I’m all for a little inside baseball, after all I like politics. But my local paper, the Los Angeles Times, is reading more like an internal company newsletter these days than a big city daily. There’s new management in town, you see, and the wolf-crying reporters and editors are covering their change of fate as if the future of the nation’s second-largest metropolis is at stake.
Here’s a memo to the editors: We, the people of Southern California, do not care who owns the LA Times.
It seems the newsmen in Los Angeles were shocked by the reaction of this week’s sale of the Tribune Company, which owns the Times. With bated breath, they report, “as the sun warmed the city Monday and people here joined the morning rush-hour crush on Chicago’s elevated train, the chatter revolved around one thing: Tribune’s plans to sell the beloved – and legendarily cursed – Cubs after this baseball season.”
Apparently, the good people of Chicago just don’t care who owns their local paper, the Chicago Tribune. In Los Angeles, on the other hand, the sale of the media company to real estate magnate Sam Zell has merited 23 articles here in L.A. on the subject in just three days!
But, hey, guess what, here in Los Angeles…we are as nonplussed as the Chicagoans. And it’s not just because we don’t have the Cubbies and the First Church of Baseball (aka Wrigley Field) to worry about. To get clued to this reality, the folks in the Times newsroom ought to have a look at their own paper. This morning’s edition has a story about the NBC sitcom 30 Rock. Although the show is critically acclaimed, nobody is watching it – and it’s struggling to stay on the air. This is an allegory. As Mickey Kaus likes to point out, people don’t buy the newspaper for it’s journalistic standards. They buy it because there is something compelling to read.
The Times is no longer compelling in a host of other ways. And, as with other complaints about newspapers, this is a situation that’s affected our political discourse here in Los Angeles. We’d rather hear about why our own United States Senator Diane Feinstein was forced to step down from a Committee appointment after it was revealed she was overseeing contracts awarded to companies owned by her husband. That’s not quite the “starring role” the Times must have imagined in its last article mentioning the couple.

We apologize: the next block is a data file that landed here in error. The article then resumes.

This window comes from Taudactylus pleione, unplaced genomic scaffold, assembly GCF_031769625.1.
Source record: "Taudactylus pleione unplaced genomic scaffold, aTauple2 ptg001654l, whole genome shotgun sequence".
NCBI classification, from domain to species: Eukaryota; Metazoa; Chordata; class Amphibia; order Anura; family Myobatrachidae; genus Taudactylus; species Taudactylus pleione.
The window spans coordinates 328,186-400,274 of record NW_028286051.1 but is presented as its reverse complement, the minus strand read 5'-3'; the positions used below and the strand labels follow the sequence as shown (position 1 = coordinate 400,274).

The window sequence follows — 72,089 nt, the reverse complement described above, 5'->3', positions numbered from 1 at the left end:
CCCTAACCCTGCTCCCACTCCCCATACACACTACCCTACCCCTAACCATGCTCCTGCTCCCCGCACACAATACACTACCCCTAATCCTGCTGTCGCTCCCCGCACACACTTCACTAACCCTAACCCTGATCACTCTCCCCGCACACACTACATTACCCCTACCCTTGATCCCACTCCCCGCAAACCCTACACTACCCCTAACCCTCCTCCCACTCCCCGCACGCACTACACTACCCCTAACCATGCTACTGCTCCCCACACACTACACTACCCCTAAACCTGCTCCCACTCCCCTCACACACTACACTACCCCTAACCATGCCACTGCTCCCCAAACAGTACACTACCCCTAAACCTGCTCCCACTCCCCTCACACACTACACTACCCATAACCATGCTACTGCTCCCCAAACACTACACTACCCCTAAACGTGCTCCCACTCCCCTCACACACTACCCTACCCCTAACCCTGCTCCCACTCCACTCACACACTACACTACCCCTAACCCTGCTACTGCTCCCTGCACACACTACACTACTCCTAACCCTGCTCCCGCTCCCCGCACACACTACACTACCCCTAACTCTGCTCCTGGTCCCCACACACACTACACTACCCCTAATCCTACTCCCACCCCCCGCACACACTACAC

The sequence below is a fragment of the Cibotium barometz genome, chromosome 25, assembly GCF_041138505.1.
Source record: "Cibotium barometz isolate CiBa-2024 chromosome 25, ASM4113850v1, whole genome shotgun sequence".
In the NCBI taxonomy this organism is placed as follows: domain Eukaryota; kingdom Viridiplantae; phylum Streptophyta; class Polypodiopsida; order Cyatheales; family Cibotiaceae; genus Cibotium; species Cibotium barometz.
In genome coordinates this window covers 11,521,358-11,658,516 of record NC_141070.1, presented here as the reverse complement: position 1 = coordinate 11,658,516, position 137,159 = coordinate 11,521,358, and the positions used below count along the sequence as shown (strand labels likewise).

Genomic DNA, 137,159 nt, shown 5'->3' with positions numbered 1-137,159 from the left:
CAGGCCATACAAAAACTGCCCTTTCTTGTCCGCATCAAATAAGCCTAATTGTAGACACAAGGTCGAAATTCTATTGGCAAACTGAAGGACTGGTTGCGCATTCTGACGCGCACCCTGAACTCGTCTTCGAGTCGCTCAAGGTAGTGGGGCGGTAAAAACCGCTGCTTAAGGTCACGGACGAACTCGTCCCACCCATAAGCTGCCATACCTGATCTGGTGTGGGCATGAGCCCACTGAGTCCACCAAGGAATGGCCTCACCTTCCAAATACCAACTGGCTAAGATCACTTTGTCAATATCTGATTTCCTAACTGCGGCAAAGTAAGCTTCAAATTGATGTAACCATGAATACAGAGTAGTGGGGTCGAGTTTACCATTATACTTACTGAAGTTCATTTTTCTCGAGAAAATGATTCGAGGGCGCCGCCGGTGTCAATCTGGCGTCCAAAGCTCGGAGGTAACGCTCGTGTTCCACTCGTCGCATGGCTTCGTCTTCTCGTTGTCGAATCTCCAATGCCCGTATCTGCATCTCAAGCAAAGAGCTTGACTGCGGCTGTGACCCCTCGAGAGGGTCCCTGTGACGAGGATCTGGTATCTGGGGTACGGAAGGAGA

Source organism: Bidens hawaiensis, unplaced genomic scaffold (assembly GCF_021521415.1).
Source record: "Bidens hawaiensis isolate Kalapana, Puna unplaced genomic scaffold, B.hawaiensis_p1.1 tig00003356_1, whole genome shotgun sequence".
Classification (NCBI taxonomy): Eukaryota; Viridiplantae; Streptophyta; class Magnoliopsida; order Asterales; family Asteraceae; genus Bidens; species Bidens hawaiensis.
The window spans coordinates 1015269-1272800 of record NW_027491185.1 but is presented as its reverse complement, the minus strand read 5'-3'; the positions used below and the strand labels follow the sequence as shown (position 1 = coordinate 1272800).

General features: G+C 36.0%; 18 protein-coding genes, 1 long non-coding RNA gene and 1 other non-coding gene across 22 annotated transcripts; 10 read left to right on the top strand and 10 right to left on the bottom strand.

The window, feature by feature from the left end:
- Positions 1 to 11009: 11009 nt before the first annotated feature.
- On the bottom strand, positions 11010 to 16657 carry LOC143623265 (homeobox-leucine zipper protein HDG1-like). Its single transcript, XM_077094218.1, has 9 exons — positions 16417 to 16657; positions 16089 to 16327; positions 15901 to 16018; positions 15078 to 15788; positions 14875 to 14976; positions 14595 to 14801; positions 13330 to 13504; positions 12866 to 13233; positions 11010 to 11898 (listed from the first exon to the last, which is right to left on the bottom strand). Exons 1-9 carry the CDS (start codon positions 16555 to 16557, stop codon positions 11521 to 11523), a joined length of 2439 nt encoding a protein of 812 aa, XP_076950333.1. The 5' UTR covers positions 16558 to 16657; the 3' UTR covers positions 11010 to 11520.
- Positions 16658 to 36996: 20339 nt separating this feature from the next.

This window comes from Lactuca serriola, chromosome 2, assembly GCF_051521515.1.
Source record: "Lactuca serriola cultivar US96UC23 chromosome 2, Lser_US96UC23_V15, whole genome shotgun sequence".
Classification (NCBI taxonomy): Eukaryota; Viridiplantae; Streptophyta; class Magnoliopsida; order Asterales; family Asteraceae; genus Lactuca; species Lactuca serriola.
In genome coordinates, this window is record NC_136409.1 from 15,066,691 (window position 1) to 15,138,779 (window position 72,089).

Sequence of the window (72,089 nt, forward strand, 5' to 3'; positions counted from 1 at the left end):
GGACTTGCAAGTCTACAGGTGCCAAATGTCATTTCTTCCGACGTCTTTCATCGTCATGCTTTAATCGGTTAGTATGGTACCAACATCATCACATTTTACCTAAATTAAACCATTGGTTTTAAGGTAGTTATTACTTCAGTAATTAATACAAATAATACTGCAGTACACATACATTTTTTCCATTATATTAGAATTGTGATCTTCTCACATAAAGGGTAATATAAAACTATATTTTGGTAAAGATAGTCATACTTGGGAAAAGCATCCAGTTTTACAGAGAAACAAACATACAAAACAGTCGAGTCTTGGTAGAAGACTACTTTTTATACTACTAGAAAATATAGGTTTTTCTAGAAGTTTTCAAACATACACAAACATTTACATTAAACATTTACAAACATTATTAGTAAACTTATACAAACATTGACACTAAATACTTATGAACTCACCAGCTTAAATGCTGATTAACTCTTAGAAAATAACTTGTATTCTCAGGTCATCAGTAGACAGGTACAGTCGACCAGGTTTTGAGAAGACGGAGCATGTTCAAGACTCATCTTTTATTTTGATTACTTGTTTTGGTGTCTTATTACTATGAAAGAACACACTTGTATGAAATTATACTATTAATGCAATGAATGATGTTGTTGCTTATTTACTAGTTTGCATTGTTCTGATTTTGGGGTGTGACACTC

It’s no better with the paper’s columnists. If I want to know what George Skelton is going to say, I can subscribe to Steve Maviglio’s press releases and get the anti-Schwarzenegger spin of the day directly to my email box. If I want to know what T.J. Simers has to say in the sport section, I just have to fill in the latest anti-Phil Jackson or Pete Carroll screeds. Even the sports section shares the same contempt for success as the newsroom.
On the opinion pages, the situation is improving but still critical. I say it’s improving because they have a former Reason editor and a month ago, they published a submission of mine. However, flanking my 800 words were an article by the former president of Harvard University and another by a professor from…Harvard University. It’s not as if there aren’t any academic institutions between Spring Street and the Charles River.
When the Times does bring in local voices, it is the same tired crowd we’ve been reading since at least the 1990′s. The paper can create a new political culture in the city by giving a voice to a new generation of chatterati – after all, that’s what’s happened on the web, no? – but it requires the effort to look beyond the stable of writers and activists on whom they have relied for decades.
The next step of course, would be to bring back the “Metro” section and assign their best reporters to covering what is happening in the city – beyond the corridors of City Hall and the County Building. There have been countless stories about homelessness downtown, but it seems Steve Lopez and others on the truly local news beat haven’t taken the effort to walk too far beyond Skid Row, which conveniently abuts their office building, to see that the homeless are now making encampments along the Sunset Strip and across the region.
I could go on. And, like many out here working on the web I could go on and on about the failings of the news business. But the problem is one that, ironically, has been spelled out very clearly by the Times’ new owner: To be appealing to readers, the paper – on- or off-line needs to be relevant to those readers.
The people of Los Angeles don’t much care who owns their local paper – they care whether the paper is readable and relevant to their lives. The Times, if it to succeed under new ownership, needs to put the L.A. back in the L.A. Times.